Seeking anonymity, a person who recently became the target of such a scam shared that someone claiming to be a ‘Jinn-er Badsha’ called his mobile phone at 2:30am on July 10.
‘From the phone number 01857124750, a person claiming to be Jinn-er Badshah called me and recited some verses from the Qur’an. Later, I was told that I will get different assets including a large amount of gold from God that was now buried in a secret place,’ says the victim.
He also says that the ‘Jinn-er Badshah’ asked him to send around Tk 3,000 to organise a religious ceremony through which the so-called spiritual entity and his people can dig up the gold from the secret location.
The voice on the other end told the victim that he would later be told about how much more needs to be paid for information about getting the asset.
Calls came repeatedly from the same number the following day, but the victim did not answer any of those calls as he felt suspicious of fraudulent activities.
‘When I received a call on July 13, he threatened me over phone that if I do not pay the money, God will harm me,’ he says. The victim, a Dhaka based private organisation employee later tried the phone numbers since July 13 but found them switched off.
When asked about the matter, Bangladesh Telecommunication Regulatory Commission (BTRC) assistant director M Zakir Hossain Khan admitted that such incidents have been on the rise these days as many people filed complaints with BTRC over the last few months.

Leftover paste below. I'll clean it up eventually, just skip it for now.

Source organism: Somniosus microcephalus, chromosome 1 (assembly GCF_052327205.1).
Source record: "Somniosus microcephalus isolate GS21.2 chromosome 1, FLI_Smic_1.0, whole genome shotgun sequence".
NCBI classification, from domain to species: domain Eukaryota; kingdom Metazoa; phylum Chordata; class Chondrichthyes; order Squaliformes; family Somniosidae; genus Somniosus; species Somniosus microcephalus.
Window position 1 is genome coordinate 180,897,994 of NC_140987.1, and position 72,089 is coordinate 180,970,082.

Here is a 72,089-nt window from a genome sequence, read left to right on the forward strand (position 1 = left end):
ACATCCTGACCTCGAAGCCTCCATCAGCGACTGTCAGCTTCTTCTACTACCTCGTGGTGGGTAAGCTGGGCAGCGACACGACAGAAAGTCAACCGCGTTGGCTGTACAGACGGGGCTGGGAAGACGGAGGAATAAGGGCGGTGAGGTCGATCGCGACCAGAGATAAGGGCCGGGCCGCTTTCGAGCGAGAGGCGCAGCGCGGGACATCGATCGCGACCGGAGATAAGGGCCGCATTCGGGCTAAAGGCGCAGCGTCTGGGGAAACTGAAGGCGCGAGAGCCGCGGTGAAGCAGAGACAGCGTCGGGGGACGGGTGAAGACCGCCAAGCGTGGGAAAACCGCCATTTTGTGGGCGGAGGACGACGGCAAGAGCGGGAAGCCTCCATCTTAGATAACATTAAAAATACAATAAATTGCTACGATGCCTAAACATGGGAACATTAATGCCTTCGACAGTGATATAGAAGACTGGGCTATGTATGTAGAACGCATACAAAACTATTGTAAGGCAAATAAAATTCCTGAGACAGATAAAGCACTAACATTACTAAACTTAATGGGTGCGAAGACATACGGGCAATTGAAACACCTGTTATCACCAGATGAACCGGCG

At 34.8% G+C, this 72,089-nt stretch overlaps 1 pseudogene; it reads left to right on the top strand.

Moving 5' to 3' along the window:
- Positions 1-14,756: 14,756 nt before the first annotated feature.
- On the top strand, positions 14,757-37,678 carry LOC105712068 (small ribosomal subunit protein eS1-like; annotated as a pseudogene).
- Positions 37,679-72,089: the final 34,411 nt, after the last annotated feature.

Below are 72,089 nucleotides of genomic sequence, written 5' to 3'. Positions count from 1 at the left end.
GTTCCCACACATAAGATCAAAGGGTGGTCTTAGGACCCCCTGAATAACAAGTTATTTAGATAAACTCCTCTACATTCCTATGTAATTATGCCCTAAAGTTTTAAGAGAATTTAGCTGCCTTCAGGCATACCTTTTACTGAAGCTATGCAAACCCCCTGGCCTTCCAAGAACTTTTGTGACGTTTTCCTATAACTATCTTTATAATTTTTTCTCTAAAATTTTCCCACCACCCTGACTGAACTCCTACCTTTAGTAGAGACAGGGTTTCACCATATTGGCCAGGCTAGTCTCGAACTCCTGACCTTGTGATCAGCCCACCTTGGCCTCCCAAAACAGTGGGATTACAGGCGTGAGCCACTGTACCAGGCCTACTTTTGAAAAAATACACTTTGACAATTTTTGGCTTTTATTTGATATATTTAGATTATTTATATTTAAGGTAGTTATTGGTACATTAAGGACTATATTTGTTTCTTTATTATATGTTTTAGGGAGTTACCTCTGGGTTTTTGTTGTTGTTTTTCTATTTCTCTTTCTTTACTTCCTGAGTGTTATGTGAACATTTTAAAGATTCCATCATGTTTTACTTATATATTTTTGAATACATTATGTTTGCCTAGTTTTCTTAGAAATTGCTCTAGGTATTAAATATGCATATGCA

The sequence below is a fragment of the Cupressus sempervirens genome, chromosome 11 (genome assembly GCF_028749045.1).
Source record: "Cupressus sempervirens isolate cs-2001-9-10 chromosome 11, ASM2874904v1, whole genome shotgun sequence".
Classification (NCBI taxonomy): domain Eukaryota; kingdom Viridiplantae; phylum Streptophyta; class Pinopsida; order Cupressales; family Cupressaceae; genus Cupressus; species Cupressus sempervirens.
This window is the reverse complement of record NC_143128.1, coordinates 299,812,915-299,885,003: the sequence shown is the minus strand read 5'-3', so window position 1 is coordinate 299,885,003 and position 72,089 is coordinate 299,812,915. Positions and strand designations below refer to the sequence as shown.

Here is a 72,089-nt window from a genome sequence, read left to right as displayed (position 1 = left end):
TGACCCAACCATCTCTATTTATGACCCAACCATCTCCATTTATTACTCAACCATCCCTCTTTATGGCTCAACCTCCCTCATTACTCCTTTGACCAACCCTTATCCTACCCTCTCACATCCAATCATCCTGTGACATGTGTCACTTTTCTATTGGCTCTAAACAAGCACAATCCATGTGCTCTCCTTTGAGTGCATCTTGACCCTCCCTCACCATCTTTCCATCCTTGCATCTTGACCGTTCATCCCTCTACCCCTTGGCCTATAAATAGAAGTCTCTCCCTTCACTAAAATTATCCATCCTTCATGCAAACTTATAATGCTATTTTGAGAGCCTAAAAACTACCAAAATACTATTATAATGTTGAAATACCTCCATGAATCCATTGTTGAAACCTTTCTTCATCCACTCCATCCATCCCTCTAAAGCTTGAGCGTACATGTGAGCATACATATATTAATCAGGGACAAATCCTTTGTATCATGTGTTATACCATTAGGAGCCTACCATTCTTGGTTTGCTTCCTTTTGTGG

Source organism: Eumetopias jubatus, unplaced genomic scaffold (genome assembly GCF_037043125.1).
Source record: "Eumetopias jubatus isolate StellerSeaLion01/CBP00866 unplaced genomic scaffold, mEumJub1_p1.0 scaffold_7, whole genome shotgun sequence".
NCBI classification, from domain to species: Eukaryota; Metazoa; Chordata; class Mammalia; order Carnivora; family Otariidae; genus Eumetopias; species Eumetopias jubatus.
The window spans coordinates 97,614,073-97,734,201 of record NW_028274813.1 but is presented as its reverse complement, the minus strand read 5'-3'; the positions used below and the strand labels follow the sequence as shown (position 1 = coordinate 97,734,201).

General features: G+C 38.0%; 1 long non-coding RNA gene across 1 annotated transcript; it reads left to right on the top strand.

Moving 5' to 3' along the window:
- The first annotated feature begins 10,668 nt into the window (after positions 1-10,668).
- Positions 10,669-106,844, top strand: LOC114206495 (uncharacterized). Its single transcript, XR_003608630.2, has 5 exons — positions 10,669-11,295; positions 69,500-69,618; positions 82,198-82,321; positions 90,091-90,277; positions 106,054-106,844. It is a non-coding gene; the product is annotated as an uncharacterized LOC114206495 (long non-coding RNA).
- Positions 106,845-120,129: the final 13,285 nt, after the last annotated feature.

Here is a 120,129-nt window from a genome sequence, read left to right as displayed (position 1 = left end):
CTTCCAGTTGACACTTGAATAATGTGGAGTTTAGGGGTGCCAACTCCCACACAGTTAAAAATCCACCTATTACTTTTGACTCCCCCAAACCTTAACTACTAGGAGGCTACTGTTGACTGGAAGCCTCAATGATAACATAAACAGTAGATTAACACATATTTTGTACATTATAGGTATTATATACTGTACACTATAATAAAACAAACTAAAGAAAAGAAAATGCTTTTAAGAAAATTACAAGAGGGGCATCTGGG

Although, Zakir could not share the actual number of such complaints filed with his organisation, he says, ‘We are aware of the issue…once we get any complaint regarding the matter, we track down the alleged number/s and then inform law enforcement officials to take necessary steps.’
Zakir says that most often the alleged numbers were found as unauthorised and unregistered. ‘Therefore it is difficult to trace the person using the number,’ he says.
To tackle the issue, the BTRC is planning to set up a database where all the phone numbers and the details of their owners will be stored.
‘Also, we have initiated the process where sim sellers will sell sim cards against National ID cards. This will hopefully reduce the rate of such crimes,’ he says.
While talking to New Age Xtra, RAB officials shared that such crimes originated mostly from Darbast union under Gobindaganj upazila of Gaibandha where the village residents did nothing but run such scams. The ringleader of the village and gang was Azmal, who started his scam business about seven to eight years ago, he adds.
Last year, Azmal was arrested by RAB 13. During his interrogation, Azmal reportedly provided details on how the scams were run.
‘After the mobile phone network covered the entire country, Azmal started phoning people in the middle of the night claiming to be Jinn-er Badshah and demanding money through mobile banking,’ Kismat Hayat, operation officer of RAB 13 tells New Age Xtra.
He also adds that around 30 to 40 groups of people are involved in such scams although most of them are not active in recent days, following several drives conducted by the law enforcement agencies against them.
‘These people are basically playing with people’s weaknesses regarding religion and other sentimental issues,’ he says.
As the groups are scattered, if RAB arrests one group, then another group initiates similar activities by using unauthorised mobile numbers, he adds.